Athletic director retires after 27 years at Mililani
By Dennis Anderson
Advertiser Staff Writer
It isn't the championships though there were plenty of those that John Kauinana remembers most from 27 years as athletic director at Mililani High School. They are listed on banners in the school gym but he doesn't know the number.
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"Mililani will keep running," insists John Kauinana, but somehow it won't be the same without the man behind the wheel of the successful athletic program.
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Kauinana, the only athletic director in Mililani High history, retired Monday. Glenn Nitta, the only head baseball coach in the Central O'ahu school's history, was named interim athletic director.
Tanuvasa went from Mililani to football stardom at University of Hawai'i and starting in the defensive line on two Super Bowl championship teams with the Denver Broncos, where he still plays.
"His mother never wanted him to play; she worried about him getting hurt," Kauinana says. "We had to hide his injuries from her. If he sprained a finger, we would tape it for practice, and tell him afterward, 'Take it off, go home and act like there is nothing wrong.'
"He had such tremendous athletic skills and did everything so fluid, it looked like it was easy for him."
At the other end of the talent spectrum but nonetheless memorable was a boy who turned out for football in his junior year though he had never played the game. Kauinana was also head football coach at Mililani for 12 years.
"He wanted to play fullback but didn't have any concept of how to cut, so we told him just to run in a straight line. If he got a good hole, he would run 20 yards downfield, and straight into the safety."
Athletes such as Price, later a swimming All-American at UCLA; Erin Hoe, who won an unprecedented four straight state girls singles tennis championships and now is on scholarship at Washington; Linda Jackson, an all-star in five sports and now a pilot, and soccer scoring machine Diana Ota are vivid in Kauinana's memory banks.
But so is Robert Woods. "He was a safety or cornerback, real skinny. He would hang onto the legs of runners until help came," Kauinana said. "One morning we came to school and there were a dozen car tires stacked up on the flag pole. Someone had hoisted them to the top of the pole and dropped them around it.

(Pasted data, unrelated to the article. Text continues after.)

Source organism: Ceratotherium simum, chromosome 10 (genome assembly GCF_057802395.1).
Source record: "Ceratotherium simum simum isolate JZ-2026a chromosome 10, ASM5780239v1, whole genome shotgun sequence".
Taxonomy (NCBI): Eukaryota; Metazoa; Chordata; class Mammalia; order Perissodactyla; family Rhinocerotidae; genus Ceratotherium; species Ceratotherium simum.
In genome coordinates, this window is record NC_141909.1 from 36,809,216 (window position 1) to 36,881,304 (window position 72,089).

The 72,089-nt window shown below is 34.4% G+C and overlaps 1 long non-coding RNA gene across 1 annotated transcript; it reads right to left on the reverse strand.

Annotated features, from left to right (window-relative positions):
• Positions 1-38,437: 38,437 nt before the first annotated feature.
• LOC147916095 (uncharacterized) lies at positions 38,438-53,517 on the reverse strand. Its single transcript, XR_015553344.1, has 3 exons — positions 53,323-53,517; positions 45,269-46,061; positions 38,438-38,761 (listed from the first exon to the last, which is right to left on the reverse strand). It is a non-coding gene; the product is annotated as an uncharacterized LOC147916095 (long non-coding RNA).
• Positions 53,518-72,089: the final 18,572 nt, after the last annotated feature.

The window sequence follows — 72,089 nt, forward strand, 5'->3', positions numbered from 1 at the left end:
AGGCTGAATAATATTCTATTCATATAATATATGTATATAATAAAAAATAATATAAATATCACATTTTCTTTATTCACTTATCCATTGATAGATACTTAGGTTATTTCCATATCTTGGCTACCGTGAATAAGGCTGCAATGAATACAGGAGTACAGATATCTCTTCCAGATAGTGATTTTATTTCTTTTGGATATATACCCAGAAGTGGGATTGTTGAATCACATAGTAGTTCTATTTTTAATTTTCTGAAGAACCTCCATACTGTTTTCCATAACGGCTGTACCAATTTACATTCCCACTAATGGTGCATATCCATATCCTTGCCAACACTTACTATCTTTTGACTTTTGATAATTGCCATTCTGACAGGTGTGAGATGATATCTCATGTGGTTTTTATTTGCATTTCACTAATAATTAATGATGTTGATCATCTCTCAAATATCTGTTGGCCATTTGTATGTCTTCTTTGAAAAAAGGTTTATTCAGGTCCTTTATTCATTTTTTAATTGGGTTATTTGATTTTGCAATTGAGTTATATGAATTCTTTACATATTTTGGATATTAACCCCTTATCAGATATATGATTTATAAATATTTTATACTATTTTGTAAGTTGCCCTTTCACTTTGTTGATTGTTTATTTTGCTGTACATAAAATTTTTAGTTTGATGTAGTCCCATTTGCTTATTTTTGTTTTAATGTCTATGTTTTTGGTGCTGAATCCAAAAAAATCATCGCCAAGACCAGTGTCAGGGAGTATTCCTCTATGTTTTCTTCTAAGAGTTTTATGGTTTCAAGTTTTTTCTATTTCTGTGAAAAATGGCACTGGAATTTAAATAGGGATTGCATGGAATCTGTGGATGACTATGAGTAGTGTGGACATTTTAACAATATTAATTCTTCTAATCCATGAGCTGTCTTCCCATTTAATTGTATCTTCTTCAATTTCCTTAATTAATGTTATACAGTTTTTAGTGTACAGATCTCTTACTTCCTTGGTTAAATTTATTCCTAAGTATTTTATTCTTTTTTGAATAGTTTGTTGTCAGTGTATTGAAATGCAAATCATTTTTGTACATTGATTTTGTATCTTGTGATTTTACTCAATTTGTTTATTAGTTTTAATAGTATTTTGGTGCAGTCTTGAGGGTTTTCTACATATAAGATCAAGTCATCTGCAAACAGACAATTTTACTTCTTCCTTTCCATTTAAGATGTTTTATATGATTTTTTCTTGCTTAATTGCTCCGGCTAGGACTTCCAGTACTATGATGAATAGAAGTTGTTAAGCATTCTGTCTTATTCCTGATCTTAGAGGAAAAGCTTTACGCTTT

"We used a chain saw to cut them off. I'm sure it was Robert; he was very sharp, and mischievous."
Woods went on to Stanford and became a main figure in the development of medical prostheses, Kauinana says.
Academics a priority
When he came to Mililani in 1974, Kauinana says, he found the students were "pretty smart. You could teach what you wanted, they would pick it up, in any of the sports."
Mililani has had weekly grade checks from the start, well before they were standard at all public schools, Kauinana says.
"You've got to pass everything to play; no Fs, even for a week. When the state went to the 2.0 requirement, we had no problems 65 percent of our athletes are 3.0 (B) or better."
Regular monitoring of grades was hardest on ninth graders, but "it made them better kids," Kauinana says.
"Every year three or four kids who play major sports get A or A-plus averages, taking advanced courses," he said. One was Kyle Fukuchi, state boys soccer Player of the Year and Mililani valedictorian in 1999, a student-athlete at Washington today.
Kauinana and his coaches literally built Mililani's program. Volunteers and coaches built the baseball and softball fields, much of the 1,800-square foot weight room and training room, the dining lanai at the gym and the stadium concession building.
The Trojans didn't have a campus gym until the late 1980s and still don't have a swimming pool. But Mililani did get a rubberized track in 1999 that is the best lighted track on O'ahu and the O'ahu Interscholastic Association bought a computerized timing system so Mililani could be a host for big meets, including the state championship in 2000.
Ed Kamisugi, whose son was that straight-line fullback, "has been the backbone for me," the main man in all those volunteer projects, Kauinana says. Dan Kuni was a big factor in building a picturesque baseball field.
Kauinana, a graduate of Kaimuki High in 1964 (football all-star his senior year) and Boise State in '69, taught at Leilehua and Nanakuli before pioneering the Mililani athletic program with 400 freshmen and sophomores in 1974-75
There were 16 coaches on the staff then; including volunteers, there are 78 now and the enrollment is 2,044 fourth highest in the state.
He met his wife Sharon, formerly student activities coordinator, at Mililani and their son, Jason, graduated there in 1991.
At 55 and facing arthroscopic surgery Aug. 13 on an arthritic right knee that is devoid of cartilage, Kauinana says he "didn't think I could do good enough to keep the program going, that's part of why I got out."
But "there are a lot of great kids here who are motivated and bright. Mililani will keep running," he says.